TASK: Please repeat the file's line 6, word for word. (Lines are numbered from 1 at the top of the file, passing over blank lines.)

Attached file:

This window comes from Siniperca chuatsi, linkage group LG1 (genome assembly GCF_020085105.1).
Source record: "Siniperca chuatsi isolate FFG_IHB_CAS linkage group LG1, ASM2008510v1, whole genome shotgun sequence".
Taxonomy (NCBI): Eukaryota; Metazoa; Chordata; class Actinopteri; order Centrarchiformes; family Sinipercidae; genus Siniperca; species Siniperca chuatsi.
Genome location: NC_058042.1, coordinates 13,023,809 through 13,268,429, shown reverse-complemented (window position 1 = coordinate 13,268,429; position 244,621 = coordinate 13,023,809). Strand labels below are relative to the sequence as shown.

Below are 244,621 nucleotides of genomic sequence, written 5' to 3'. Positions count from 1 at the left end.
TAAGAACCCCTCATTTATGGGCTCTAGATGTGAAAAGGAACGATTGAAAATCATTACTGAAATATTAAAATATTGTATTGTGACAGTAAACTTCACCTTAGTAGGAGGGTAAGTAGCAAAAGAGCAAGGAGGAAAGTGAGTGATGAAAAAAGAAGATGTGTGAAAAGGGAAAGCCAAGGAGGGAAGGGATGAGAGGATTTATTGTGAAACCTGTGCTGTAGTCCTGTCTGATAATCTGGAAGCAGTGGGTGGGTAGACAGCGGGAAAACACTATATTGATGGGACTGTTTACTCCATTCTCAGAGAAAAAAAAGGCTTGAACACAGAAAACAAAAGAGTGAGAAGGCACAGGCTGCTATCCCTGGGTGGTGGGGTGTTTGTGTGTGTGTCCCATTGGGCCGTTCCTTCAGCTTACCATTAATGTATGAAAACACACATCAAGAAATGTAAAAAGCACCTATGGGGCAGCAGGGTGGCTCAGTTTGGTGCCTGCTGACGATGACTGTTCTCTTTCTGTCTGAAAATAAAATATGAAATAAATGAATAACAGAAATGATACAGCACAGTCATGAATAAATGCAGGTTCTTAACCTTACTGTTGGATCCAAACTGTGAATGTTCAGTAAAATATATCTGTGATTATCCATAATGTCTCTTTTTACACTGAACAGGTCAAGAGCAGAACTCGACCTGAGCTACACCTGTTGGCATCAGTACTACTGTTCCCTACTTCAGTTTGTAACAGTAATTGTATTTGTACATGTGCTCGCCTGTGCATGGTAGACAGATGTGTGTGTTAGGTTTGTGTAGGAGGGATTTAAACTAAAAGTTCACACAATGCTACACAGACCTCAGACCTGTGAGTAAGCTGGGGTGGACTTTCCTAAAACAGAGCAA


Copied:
TAAGAACCCCTCATTTATGGGCTCTAGATGTGAAAAGGAACGATTGAAAATCATTACTGAAATATTAAAATATTGTATTGTGACAGTAAACTTCACCTTAGTAGGAGGGTAAGTAGCAAAAGAGCAAGGAGGAAAGTGAGTGATGAAAAAAGAAGATGTGTGAAAAGGGAAAGCCAAGGAGGGAAGGGATGAGAGGATTTATTGTGAAACCTGTGCTGTAGTCCTGTCTGATAATCTGGAAGCAGTGGGTGGGTAGACAGCGGGAAAACACTATATTGATGGGACTGTTTACTCCATTCTCAGAGAAAAAAAAGGCTTGAACACAGAAAACAAAAGAGTGAGAAGGCACAGGCTGCTATCCCTGGGTGGTGGGGTGTTTGTGTGTGTGTCCCATTGGGCCGTTCCTTCAGCTTACCATTAATGTATGAAAACACACATCAAGAAATGTAAAAAGCACCTATGGGGCAGCAGGGTGGCTCAGTTTGGTGCCTGCTGACGATGACTGTTCTCTTTCTGTCTGAAAATAAAATATGAAATAAATGAATAACAGAAATGATACAGCACAGTCATGAATAAATGCAGGTTCTTAACCTTACTGTTGGATCCAAACTGTGAATGTTCAGTAAAATATATCTGTGATTATCCATAATGTCTCTTTTTACACTGAACAGGTCAAGAGCAGAACTCGACCTGAGCTACACCTGTTGGCATCAGTACTACTGTTCCCTACTTCAGTTTGTAACAGTAATTGTATTTGTACATGTGCTCGCCTGTGCATGGTAGACAGATGTGTGTGTTAGGTTTGTGTAGGAGGGATTTAAACTAAAAGTTCACACAATGCTACACAGACCTCAGACCTGTGAGTAAGCTGGGGTGGACTTTCCTAAAACAGAGCAA